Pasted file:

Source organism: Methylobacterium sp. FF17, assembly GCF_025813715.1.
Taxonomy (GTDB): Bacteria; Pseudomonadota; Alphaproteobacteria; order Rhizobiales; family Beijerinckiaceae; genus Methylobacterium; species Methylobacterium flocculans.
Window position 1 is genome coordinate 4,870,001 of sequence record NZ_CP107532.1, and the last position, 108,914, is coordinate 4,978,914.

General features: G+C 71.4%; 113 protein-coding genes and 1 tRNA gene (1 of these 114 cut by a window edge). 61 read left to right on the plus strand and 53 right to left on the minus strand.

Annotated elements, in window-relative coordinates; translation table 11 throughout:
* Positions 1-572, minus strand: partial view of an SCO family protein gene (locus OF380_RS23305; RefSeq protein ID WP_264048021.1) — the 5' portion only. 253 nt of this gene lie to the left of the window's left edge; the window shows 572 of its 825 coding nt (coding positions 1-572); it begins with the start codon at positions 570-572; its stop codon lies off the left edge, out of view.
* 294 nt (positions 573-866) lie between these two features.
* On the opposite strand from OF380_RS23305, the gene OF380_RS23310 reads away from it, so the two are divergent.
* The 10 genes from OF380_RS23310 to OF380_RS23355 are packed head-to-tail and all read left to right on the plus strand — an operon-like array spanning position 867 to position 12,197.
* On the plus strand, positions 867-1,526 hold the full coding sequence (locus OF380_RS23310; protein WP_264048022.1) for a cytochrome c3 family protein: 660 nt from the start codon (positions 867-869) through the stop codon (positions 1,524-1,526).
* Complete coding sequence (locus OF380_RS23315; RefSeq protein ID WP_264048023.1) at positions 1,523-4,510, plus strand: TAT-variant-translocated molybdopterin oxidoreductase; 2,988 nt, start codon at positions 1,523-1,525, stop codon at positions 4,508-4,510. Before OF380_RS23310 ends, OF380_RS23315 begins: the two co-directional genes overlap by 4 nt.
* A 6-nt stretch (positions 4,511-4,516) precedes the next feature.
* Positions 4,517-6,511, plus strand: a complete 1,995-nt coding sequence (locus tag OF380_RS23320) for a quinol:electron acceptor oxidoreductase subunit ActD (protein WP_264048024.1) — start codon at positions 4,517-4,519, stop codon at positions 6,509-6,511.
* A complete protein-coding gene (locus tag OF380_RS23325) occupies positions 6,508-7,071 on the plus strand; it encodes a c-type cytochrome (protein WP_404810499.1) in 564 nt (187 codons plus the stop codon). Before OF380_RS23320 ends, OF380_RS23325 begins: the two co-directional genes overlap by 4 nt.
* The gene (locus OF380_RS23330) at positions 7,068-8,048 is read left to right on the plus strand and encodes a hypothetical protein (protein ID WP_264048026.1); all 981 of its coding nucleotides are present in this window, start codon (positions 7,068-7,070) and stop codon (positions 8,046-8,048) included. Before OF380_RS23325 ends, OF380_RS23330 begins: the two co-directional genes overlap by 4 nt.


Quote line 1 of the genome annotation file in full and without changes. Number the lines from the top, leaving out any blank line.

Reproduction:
Source organism: Methylobacterium sp. FF17, assembly GCF_025813715.1.